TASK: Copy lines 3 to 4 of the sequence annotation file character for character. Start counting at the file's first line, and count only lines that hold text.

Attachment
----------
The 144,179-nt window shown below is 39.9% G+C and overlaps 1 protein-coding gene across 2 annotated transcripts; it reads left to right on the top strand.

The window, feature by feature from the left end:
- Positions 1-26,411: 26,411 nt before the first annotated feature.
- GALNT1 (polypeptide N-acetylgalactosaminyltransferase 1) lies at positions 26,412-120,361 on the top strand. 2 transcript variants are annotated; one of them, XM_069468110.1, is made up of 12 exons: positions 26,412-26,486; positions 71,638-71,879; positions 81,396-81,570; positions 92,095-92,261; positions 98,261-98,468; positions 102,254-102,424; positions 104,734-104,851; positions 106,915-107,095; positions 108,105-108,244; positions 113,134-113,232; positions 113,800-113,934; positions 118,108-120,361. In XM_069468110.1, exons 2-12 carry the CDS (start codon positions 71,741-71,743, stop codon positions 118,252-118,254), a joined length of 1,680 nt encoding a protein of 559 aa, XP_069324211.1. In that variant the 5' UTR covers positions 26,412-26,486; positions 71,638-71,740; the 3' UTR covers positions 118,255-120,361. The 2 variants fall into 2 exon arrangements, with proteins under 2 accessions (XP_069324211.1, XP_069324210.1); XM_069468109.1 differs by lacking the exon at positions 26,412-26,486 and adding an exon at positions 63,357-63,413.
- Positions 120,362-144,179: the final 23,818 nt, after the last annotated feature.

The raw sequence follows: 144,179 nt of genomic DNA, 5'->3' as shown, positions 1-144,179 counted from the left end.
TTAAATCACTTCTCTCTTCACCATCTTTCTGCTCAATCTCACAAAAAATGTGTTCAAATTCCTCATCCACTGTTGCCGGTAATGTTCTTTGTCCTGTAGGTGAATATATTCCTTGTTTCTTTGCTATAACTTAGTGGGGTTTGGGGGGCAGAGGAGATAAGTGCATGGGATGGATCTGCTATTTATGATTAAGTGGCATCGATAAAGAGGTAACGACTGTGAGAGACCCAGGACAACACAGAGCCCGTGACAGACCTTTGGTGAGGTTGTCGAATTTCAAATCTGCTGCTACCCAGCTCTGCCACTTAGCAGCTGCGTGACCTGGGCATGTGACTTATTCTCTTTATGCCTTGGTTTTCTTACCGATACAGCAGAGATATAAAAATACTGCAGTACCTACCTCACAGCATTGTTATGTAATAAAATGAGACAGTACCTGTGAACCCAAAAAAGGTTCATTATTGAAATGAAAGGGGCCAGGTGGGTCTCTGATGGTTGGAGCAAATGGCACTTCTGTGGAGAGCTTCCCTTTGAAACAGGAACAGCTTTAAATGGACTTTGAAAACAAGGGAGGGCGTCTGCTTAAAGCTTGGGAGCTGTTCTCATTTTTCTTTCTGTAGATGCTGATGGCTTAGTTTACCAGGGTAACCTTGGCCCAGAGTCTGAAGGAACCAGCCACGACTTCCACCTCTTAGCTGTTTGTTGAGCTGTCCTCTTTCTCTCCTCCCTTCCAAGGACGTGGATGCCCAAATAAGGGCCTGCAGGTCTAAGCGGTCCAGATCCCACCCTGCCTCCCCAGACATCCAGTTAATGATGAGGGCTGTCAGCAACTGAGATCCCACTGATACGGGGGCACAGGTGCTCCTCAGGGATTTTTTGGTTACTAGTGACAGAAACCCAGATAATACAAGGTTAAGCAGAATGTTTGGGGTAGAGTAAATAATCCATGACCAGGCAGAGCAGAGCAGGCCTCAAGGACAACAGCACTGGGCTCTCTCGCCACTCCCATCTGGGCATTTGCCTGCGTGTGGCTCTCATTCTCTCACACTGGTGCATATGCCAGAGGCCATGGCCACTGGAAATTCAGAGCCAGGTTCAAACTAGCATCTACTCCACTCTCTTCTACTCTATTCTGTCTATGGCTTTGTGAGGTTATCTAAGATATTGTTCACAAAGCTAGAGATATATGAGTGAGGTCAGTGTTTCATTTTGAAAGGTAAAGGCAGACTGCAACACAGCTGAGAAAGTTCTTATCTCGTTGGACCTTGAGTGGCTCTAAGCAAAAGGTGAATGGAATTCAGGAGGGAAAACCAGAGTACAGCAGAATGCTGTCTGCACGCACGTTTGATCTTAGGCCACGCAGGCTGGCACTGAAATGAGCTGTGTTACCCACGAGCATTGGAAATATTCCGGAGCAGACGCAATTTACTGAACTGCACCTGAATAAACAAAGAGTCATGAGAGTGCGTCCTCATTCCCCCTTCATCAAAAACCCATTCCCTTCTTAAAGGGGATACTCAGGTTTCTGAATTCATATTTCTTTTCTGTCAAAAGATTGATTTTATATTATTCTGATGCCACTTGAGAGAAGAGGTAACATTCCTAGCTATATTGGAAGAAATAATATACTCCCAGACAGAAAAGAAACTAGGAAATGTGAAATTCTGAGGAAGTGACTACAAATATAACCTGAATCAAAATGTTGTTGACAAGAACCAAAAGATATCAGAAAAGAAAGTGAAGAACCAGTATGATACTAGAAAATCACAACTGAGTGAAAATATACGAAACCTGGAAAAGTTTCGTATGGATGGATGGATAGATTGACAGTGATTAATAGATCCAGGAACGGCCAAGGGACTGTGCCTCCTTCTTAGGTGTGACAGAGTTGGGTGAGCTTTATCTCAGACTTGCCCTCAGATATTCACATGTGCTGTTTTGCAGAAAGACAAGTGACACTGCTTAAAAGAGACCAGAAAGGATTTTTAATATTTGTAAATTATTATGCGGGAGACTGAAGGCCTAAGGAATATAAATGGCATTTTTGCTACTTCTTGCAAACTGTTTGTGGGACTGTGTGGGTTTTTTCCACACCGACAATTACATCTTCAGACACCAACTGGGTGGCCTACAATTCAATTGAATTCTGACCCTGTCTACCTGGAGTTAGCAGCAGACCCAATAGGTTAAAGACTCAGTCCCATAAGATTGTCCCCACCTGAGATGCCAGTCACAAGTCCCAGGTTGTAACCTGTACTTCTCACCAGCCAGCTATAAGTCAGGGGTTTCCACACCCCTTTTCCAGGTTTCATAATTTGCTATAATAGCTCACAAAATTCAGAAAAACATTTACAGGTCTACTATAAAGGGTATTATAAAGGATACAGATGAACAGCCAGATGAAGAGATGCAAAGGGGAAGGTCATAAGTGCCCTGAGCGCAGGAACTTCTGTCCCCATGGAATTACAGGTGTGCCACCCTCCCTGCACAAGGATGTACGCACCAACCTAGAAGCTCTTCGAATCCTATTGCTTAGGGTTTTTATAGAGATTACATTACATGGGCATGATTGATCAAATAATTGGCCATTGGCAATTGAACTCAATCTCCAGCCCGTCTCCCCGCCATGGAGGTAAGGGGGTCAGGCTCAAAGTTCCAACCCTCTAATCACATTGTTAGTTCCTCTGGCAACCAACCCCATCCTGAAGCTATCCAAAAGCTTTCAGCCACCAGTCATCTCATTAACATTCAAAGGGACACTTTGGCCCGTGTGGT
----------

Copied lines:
- Positions 1-26,411: 26,411 nt before the first annotated feature.
- GALNT1 (polypeptide N-acetylgalactosaminyltransferase 1) lies at positions 26,412-120,361 on the top strand. 2 transcript variants are annotated; one of them, XM_069468110.1, is made up of 12 exons: positions 26,412-26,486; positions 71,638-71,879; positions 81,396-81,570; positions 92,095-92,261; positions 98,261-98,468; positions 102,254-102,424; positions 104,734-104,851; positions 106,915-107,095; positions 108,105-108,244; positions 113,134-113,232; positions 113,800-113,934; positions 118,108-120,361. In XM_069468110.1, exons 2-12 carry the CDS (start codon positions 71,741-71,743, stop codon positions 118,252-118,254), a joined length of 1,680 nt encoding a protein of 559 aa, XP_069324211.1. In that variant the 5' UTR covers positions 26,412-26,486; positions 71,638-71,740; the 3' UTR covers positions 118,255-120,361. The 2 variants fall into 2 exon arrangements, with proteins under 2 accessions (XP_069324211.1, XP_069324210.1); XM_069468109.1 differs by lacking the exon at positions 26,412-26,486 and adding an exon at positions 63,357-63,413.